Should Hand-Assisted Laparoscopic Surgery Be Placed in the Realm of Minimally Invasive Surgery?

Article information

Ann Coloproctol. 2013;29(2):42-43
Publication date (electronic) : 2013 April 30
doi :
Department of Surgery, Kangbuk Samsung Medical Center, Sungkyunkwan University School of Medicine, Seoul, Korea.
Correspondence to: Hungdai Kim, M.D. Department of Surgery, Kangbuk Samsung Medical Center, Sungkyunkwan University School of Medicine, 29 Saemunan-ro, Jongno-gu, Seoul 110-746, Korea. Tel: +82-2-2001-2137, Fax: +82-2-2001-2131,

See Article on Page 72-76

Since its first report in 1991, conventional laparoscopic surgery has become a standard procedure for a colon resection worldwide [1]. Various novel techniques, such as Notes, single-port laparoscopic surgery, and robot-assisted laparoscopic surgery, have been are introduced and the scopes of their activities have been increasing.

Currently, hand-assisted laparoscopic surgery (HALS) is employed in three scenarios. First, HALS is accepted as an alternative to conventional laparoscopic surgery. Second, HALS is used for a transient period of training as a stepping-stone to conventional laparoscopic surgery proficiency. Lastly, some surgeons specifically use this technique for more complex cases.

HALS is not a popular technique in Korea. Most laparoscopic surgeons in Korea believe that HALS is an unnecessary procedure or is not different from open surgery. Because HALS requires the surgeon's hand to be put in the patient's abdominal cavity, this type of operation is thought to violate the minimally invasive concept of conventional laparoscopic surgery. Thus, most Korean surgeons use HALS in the 2nd and 3rd scenarios described above. However, surgeons who prefer HALS assert that this procedure has the advantages of both open and conventional laparoscopic surgery. A report by Yang et al. [2], as well as many other reports in the literature, agree that HALS retains the short-term benefits of conventional laparoscopic surgery, such as smaller incision, lesser pain, faster recovery, and shorter hospital stay. Besides, if the surgeon who seldom perform HALS, it is hard to obtain its own advantages [2-4].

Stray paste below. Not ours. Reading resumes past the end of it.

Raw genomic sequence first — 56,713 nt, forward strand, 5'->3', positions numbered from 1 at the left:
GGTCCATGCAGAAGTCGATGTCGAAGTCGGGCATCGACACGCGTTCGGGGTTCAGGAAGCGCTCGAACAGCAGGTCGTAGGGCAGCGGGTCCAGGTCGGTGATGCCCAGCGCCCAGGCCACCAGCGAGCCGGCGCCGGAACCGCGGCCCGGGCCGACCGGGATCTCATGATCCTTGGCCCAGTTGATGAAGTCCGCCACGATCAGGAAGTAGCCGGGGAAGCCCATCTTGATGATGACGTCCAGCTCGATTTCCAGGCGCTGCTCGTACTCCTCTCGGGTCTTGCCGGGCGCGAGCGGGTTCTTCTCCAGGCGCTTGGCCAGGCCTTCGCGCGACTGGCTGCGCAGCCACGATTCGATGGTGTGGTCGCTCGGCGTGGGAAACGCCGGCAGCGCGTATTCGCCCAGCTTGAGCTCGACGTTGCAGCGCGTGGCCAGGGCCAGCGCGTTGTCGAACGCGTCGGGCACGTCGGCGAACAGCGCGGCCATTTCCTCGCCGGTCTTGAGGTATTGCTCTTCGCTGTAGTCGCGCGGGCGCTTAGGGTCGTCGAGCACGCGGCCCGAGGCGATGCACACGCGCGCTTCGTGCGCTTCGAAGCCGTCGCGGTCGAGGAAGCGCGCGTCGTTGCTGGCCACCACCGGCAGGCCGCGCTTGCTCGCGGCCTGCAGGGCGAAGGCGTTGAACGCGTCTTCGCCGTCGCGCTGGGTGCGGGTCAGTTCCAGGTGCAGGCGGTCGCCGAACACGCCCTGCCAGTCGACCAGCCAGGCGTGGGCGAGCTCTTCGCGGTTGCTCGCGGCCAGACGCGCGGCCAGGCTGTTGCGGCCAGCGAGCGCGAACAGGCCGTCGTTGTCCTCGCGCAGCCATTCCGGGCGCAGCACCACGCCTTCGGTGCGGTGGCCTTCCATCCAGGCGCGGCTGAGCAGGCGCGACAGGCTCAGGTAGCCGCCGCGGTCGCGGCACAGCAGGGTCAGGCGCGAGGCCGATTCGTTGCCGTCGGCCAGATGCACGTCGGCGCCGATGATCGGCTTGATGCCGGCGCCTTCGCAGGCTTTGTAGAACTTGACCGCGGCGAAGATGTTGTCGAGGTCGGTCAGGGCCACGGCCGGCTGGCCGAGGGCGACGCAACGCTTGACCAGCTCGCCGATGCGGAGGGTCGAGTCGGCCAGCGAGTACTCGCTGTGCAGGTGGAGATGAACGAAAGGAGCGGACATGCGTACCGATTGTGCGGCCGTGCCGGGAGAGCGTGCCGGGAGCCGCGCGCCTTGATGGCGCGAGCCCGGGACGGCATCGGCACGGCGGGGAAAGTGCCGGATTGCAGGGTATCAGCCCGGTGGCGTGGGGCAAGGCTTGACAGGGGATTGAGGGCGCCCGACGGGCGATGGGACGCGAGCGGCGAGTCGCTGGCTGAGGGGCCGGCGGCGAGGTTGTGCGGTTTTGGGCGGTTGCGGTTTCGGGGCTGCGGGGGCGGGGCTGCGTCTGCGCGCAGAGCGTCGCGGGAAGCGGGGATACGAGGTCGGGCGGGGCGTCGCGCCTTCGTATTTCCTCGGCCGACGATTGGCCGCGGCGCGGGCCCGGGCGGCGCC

The authors compared a HALS right hemicolectomy with an open right hemicolectomy. In common with many other reports in the literature, they found the HALS technique to be equal to or better than open surgery with respect to postoperative clinical parameters [5, 6]. Among the several advantages of HALS, the authors particularly emphasized restoration of tactile feedback to surgeon's hand during the procedure. This point is very different from conventional laparoscopic surgery and contributes greatly to the surgery being easier and shorter. In my own view, this point also supports surgeon's emotional stability by increasing self-confidence. Because the surgeon's hand is in patient's abdomen, handling unexpected situations that may happen during surgery is much easier and faster than it is with conventional laparoscopic surgery.

Conventional laparoscopic surgery is still criticized because of its being a demanding technique, lacking tactile sensation, prolonging procedural time and having a steep learning curve. I am certain that as long as these drawbacks of the in conventional technique exist, HALS will continue to be an option for surgeons. To support the superiority of the HALS technique, the authors should analyze long-term survival data in the future. Furthermore, in the current minimally invasive surgery era, a comparison between HALS and conventional laparoscopic surgery is essential for correct positioning.

In conclusion, I believe that the hand of an experienced surgeon is the best instrument in the operating room. Technical improvement and development of high-end instruments for HALS is needed if it is to gain wide popularity among surgeons.


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